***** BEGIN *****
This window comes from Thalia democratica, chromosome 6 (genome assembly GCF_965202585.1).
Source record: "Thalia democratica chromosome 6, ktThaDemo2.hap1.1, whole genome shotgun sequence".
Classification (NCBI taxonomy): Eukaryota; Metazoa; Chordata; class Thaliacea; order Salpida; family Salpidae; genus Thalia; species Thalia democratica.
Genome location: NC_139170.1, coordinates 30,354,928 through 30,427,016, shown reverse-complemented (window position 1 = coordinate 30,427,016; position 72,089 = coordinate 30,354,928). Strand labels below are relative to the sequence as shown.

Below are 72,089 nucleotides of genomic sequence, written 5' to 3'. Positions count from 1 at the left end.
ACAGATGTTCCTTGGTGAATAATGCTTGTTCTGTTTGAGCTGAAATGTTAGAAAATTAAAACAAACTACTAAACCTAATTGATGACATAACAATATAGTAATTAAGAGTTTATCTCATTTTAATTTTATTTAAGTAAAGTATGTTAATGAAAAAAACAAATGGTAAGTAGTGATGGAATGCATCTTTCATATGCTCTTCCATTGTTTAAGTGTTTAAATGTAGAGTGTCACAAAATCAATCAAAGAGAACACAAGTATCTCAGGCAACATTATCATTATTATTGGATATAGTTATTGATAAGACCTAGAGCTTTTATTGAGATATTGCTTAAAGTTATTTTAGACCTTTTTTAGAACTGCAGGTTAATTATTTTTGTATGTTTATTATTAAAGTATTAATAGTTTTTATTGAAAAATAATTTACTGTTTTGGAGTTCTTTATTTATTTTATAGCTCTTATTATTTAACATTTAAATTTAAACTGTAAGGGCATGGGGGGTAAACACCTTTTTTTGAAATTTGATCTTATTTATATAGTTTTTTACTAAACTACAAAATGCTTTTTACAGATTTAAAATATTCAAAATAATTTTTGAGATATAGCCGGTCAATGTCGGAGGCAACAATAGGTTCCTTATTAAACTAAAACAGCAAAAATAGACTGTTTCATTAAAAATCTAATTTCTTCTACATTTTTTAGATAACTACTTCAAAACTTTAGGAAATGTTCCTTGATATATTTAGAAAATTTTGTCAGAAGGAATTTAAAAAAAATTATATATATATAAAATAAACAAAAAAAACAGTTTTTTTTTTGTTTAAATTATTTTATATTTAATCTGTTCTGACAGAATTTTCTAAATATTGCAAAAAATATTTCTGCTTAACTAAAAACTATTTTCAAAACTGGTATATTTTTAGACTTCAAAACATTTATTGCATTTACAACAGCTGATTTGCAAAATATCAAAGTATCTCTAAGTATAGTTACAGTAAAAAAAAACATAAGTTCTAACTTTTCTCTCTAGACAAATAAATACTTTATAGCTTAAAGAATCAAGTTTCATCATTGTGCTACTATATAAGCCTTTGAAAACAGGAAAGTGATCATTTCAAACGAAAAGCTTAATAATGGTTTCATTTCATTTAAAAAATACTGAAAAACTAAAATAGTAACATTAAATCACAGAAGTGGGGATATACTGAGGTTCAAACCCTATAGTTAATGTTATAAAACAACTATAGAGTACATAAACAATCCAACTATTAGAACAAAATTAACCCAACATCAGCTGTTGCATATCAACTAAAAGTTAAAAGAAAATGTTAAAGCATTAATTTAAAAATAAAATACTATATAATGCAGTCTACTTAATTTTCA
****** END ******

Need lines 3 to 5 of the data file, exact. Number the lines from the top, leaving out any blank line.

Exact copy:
Classification (NCBI taxonomy): Eukaryota; Metazoa; Chordata; class Thaliacea; order Salpida; family Salpidae; genus Thalia; species Thalia democratica.
Genome location: NC_139170.1, coordinates 30,354,928 through 30,427,016, shown reverse-complemented (window position 1 = coordinate 30,427,016; position 72,089 = coordinate 30,354,928). Strand labels below are relative to the sequence as shown.

Below are 72,089 nucleotides of genomic sequence, written 5' to 3'. Positions count from 1 at the left end.